Memories of souls in a winter birch forest
On a recent afternoon, middle Alaska slipped into darkness.
But a few hours after the 3:17 p.m. sunset, a golden light appeared in a field cleared of trees by a farmer more than a century ago.
People had gathered there with candle lanterns on the quiet acreage of the University of Alaska Fairbanks campus to remember souls lost in July 2023. That’s when a helicopter crash in far-north Alaska took the lives of pilot Tony Higdon and the scientists accompanying him: Justin Germann, Tori Moore and Ronnie Daanen.
Inside a plot of poplar and birch trees on the old farm field was a young woman. She wore mukluks, a quilted black skirt, a red jacket and a red hat. Her name is Annemarie Timling. Ronnie Daanen was her father.
Annemarie was standing on the snow that evening with her twin brother Tane and her mother Ina Timling, as well as a few dozen others who lost friends or family members on that July day.
Ronnie (Ronald) Daanen was born in the Netherlands. With his wife and young twins, he moved to Alaska in 2004.
Here, he became intrigued with — among many other things — giant blobs of earth and trees and rock that flow downhill toward the Dalton Highway. He starred in goofy rap videos about those mysterious “frozen debris lobes” of the Brooks Range with his UAF colleague Margaret Darrow. She remembers driving more than 30,000 cumulative miles together to their far-north field sites over the years. Darrow misses her friend and cherishes the memories of them “laughing at ourselves so hard that we cried.”
Back at the candlelit remembrance beneath the branches, Daanen’s 24-year-old daughter Annemarie helped choose a tree there in memory of her father, who stood well over 6 feet tall.
“I gravitated to this tree very quickly, because it is one of the tallest trees in the plot,” she said.
She gestured to a tree that — somewhat unusual for a birch here — has branches that extend straight outward from the trunk.
“I kind of felt like I was walking into a hug.”
That sentence hit this observer right in the heart.
She pointed out that the birch tree representing her father stands between trees chosen for Moore and Germann.
“We were like, ‘Oh, how fitting is that?’ The branches are reaching into the other two trees,” Annemarie said. “My dad took a lot of pride in his mentorship of Justin and Tori.”
Daanen, 51, Germann, 27, and Moore, 26, all worked for the State of Alaska Division of Geological and Geophysical Surveys.
The birch trees chosen in their memory are “boundary trees.” UAF’s Jan Dawe and others planted them on the old UAF hay field — now part of the university’s Agricultural and Forestry Experiment Station — to protect other birch trees that are part of a long-term experiment.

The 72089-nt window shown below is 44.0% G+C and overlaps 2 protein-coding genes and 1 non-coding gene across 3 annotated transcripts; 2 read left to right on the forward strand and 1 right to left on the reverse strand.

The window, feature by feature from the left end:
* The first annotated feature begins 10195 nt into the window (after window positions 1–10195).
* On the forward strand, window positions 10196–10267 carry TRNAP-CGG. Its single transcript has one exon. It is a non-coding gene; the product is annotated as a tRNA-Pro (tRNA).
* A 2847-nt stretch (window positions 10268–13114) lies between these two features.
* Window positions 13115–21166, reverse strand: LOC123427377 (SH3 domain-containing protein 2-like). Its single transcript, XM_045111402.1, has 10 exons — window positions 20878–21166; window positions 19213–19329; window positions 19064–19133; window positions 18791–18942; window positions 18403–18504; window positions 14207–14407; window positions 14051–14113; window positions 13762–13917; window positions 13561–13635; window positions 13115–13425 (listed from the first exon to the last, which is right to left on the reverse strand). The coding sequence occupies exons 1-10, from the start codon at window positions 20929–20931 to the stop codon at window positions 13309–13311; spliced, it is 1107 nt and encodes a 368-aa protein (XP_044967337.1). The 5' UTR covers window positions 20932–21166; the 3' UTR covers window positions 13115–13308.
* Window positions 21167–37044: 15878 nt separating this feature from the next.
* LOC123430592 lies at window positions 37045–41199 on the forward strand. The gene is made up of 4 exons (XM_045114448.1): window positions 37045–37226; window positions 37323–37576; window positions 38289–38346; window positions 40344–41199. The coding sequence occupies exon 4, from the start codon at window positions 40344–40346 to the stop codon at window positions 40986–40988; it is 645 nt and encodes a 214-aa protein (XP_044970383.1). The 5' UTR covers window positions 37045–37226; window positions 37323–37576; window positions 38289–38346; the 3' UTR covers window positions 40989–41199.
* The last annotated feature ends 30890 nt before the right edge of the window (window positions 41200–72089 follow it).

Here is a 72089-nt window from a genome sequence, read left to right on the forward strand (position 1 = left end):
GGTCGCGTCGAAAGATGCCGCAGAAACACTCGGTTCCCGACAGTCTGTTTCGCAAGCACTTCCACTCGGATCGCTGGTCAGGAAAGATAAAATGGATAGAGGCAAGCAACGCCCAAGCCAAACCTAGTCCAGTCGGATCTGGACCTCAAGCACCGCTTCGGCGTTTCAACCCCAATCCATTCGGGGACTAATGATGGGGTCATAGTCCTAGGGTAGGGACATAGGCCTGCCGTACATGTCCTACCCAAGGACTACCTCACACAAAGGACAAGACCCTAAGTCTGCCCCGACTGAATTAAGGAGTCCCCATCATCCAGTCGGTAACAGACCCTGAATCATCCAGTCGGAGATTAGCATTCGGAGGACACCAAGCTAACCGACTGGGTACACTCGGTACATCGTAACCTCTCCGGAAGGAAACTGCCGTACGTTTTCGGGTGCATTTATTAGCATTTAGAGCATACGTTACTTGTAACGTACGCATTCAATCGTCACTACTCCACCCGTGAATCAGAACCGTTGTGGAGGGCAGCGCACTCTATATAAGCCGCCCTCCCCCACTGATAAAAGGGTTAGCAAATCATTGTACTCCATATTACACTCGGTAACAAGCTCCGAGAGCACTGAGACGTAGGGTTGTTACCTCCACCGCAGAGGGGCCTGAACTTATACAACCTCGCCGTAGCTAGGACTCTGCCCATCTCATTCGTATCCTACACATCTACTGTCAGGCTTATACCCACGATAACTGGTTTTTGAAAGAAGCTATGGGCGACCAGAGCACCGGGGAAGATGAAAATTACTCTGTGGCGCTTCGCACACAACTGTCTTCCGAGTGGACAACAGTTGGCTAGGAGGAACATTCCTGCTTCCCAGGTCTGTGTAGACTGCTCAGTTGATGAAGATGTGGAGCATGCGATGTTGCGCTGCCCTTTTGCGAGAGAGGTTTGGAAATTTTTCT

There are 130 birch trees in the 1/3-acre study plot, part of the OneTree Alaska project that Dawe oversees. Researchers are using the trees to see how a longer growing season is affecting Interior Alaska birch trees.
Long before he journeyed across the Atlantic and into the Arctic to study permafrost, Daanen studied arboriculture, or as he fondly called it, being a tree nurse.
“I really like the idea of my dad kind of being a guardian to the future of science, to the trees inside,” Annemarie said.
Annemarie said that while her twin brother Tane excels in the creative realm, she enjoys the sciences.
After graduating this summer from Gallaudet University in Washington, D.C., Annemarie entered a summer research program with Woodwell Climate Research Center in Massachusetts.
With them, she visited the Yukon-Kuskokwim river delta and became intrigued by the different colors of some of the more than 100,000 lakes in the region. Some are bright green, some brown, some white and some blue. She wants to find out why they are different.
But first, she said, she is taking time just to be with her mother and brother. A pause before making any big life decisions.
When the time comes for Annemarie to perhaps become a scientist like both her father and mother (who studies soil microbes in the Arctic), she will know what to wear.
Her father often sported a wide-brimmed hat. As a child, to Annemarie the hat represented her dad’s wisdom, strength, lighthearted humor and an “understated coolness.”
When she was 12, Annemarie begged her father to find her a similar hat. He did.
Someday, when she is ready, Annemarie will step onto squishy wet Alaska carrying a curiosity similar to her father’s. She will wear rubber boots and her own wide-brimmed hat.
Since the late 1970s, the University of Alaska Fairbanks Geophysical Institute has provided this column free in cooperation with the UAF research community. Ned Rozell is a science writer for the Geophysical Institute.